Since we were divers we mostly open ocean sailed off key West, (a really tiny island), you would be a fool to go out in the ocean without a pretty powerful backup system to get you home safely if the wind changed or died, (we even had an inflatable lifeboat). I know first hand all about those wind changes, and 15 or so miles is too far to pedal against the wind, (you end up going backwards, mostly because the basic TI can't point worth a crap), or no wind at all. Just saying the keys are really really dangerous, I don't recommend anyone going out down there without years of local knowledge and lots of experience.

If I had to do it all again, I would do a jib rather than a spinnaker, (you would use it much more), we seldom went downwind, and seldom used any of our spinnakers, (though they are really cool and fun). Keep in mind if you fly downwind 10 miles you have to pedal back against the wind, (an 8 minute Adrenalin rush followed by 4 brutal hours to get back to shore, completely exhausted).

Don't bother with a motor unless your going way offshore, with these boats it's best to stick with casual day sailing once in a while.

Just have fun with the boat as designed, don't try to make it into something it's not.
I over did mine, and it wasn't fun for the rest of the family anymore once it got really complex.

Keep it simple, and just enjoy the boat, (they are awesome)
FE


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PostPosted: Thu Jul 09, 2020 4:32 pm 
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Thank you FE.
I’m in Cape Coral in SW Fl, 400 miles of fresh and saltwater canals, plus gators & manatees, 20 miles N of Estero.
On a canal with no bridges to Caloosahatchie
Found a 16ft revolution, 2019, it’s a maybe, $2,200
Looking at a 2016 AI with no reverse 180 and old style seat, basically 10% less than new if upgrade seat and drive.
About 2-3 hours experience sailing, did learn to right a sunfish.


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PostPosted: Thu Jul 09, 2020 7:46 pm 
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fusioneng wrote:
...Don't bother with a motor unless your going way offshore, with these boats it's best to stick with casual day sailing once in a while...

Casual day sailing very close to shore in excellent weather may be acceptable without a motor, but for anything else, I personally wouldn't think of going out without a motor anymore. I went one season without a motor when I first got my TI, but never again. Even close to shore you're taking a chance. I once could not make it back into the bay on a day where the winds picked up to over 20 knots and were going the wrong way for me to get to safety. There was not enough room to tack upwind into the narrow bay opening so the sail was useless. I then tried pedaling as fast and as hard and as long as I could but I was going backward against the wind-driven waves. I could see right where I needed to go just a few hundred yards away but there was no way to get there. I was exhausted and had to beach it far from where I needed to be.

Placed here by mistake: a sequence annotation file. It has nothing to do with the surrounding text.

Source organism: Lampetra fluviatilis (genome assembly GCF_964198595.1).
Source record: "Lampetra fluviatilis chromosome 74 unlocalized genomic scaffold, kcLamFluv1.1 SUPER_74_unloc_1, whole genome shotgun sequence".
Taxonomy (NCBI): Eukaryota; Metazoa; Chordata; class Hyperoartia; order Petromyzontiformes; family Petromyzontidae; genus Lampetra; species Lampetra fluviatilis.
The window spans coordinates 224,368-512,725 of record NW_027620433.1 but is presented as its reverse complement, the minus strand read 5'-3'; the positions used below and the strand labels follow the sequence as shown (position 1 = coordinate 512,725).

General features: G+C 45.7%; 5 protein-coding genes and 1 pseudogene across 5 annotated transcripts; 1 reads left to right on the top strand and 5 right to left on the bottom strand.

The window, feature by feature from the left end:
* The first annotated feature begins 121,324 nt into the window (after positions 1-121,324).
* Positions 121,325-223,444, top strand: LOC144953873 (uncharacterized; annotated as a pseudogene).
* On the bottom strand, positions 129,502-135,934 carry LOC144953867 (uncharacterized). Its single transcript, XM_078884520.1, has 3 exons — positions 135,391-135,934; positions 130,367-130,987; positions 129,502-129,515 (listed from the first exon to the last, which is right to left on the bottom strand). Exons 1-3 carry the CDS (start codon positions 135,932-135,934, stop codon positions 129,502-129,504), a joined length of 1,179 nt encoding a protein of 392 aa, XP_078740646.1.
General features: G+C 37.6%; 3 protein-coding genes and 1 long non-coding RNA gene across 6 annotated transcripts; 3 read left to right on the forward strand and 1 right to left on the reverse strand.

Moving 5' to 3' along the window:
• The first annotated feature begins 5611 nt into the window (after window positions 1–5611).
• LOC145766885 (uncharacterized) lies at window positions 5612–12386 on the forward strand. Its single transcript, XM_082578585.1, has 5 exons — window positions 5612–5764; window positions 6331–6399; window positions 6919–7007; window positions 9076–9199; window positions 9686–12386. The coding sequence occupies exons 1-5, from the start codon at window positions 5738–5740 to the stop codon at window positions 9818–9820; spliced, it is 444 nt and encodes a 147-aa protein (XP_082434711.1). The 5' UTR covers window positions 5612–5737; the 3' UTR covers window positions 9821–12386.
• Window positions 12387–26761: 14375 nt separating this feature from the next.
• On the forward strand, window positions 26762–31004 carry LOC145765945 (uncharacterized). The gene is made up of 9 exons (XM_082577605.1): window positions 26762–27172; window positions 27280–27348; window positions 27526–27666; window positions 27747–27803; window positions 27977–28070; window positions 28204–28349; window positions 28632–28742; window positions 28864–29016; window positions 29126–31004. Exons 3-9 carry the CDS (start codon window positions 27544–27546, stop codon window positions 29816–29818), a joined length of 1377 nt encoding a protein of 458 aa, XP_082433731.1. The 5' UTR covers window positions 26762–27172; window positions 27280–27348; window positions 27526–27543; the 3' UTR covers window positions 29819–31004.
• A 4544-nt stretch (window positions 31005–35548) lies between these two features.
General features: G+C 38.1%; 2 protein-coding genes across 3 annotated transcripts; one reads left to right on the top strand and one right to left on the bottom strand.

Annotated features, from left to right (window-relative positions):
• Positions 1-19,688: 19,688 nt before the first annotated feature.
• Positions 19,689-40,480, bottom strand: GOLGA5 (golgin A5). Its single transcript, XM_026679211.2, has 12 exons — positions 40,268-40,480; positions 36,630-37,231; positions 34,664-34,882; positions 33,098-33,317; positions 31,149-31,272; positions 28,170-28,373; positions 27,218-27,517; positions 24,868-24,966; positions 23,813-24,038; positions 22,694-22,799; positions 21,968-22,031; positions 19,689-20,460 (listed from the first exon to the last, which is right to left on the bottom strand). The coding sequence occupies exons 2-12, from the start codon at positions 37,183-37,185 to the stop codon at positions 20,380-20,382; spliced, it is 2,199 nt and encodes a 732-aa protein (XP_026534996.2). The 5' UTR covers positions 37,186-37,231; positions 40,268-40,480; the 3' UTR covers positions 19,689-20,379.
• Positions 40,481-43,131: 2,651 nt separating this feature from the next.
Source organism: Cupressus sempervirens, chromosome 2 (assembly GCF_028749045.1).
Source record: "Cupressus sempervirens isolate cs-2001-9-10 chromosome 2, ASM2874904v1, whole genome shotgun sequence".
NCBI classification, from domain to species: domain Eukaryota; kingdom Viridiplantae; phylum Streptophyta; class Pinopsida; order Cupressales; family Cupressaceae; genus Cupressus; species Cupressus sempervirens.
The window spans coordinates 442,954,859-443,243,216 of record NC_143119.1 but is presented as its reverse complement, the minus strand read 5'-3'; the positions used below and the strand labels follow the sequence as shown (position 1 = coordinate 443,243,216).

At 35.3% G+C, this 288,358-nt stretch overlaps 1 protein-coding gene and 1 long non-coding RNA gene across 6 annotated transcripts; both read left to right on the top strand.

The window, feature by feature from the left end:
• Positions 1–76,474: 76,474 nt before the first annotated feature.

After that, I bought a motor and never went out without one again and never will. That motor has saved my hide time and time again. I highly recommend a motor, either electric or gasoline, to everyone using a TI for their safety and confidence as well as much greater use and enjoyment of the boat.


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PostPosted: Fri Jul 10, 2020 6:59 am 
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Joined: Sun Apr 20, 2008 6:18 am
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Location: Sarasota,Key West FL
Good point, I too have been caught out many times with an offshore wind and couldn’t get back.
But that’s offshore, I was kinda inferring to the 90% of the ‘mostly‘ inshore/ nearshore casual family sailers who are mostly on small lakes/ very near shore/ inter-coastal waters and only use their boats occasionally.

The ocean passes here have a 6 knot current it seems most of the time, the basic TI cannot get thru those passes, and I can certify if we launch with an offshore wind there is no method to get back to shore, the best I could ever get sailing the basic TI upwind was about 4-5 mph speed tacking/pointing about 50 degrees off the wind. Yea your sailing like crazy but going backwards even in 8-10 mph wind.
I agree with you if trying to use the boat offshore.
Lol, that bring up another funny story,,, we bought our first TI in April 2010 on a thursday, picked up the boat around 3 and the wife and I went out for a sail just offshore, we wanted to sail past Siesta Key beach and back ( about 5 miles) just offshore, (what could go wrong). We had been using our Oasis and revos with sail kits For several yrs by then and enjoyed going snorkeling just south of siesta at point of rocks, (for those familiar with the area). We bought the TI so we could bring scuba tanks with, (which worked out very well eventually). We went down had a swim, (like normal) then tried to get back into sarasota bay ( we always launched at city island park by longboat key, (a very nice place to launch).
We got washed out to sea and couldn’t get back in, we finally got in around 9:00 totally exhausted, (we ended up walking the boat along the shore most of the way).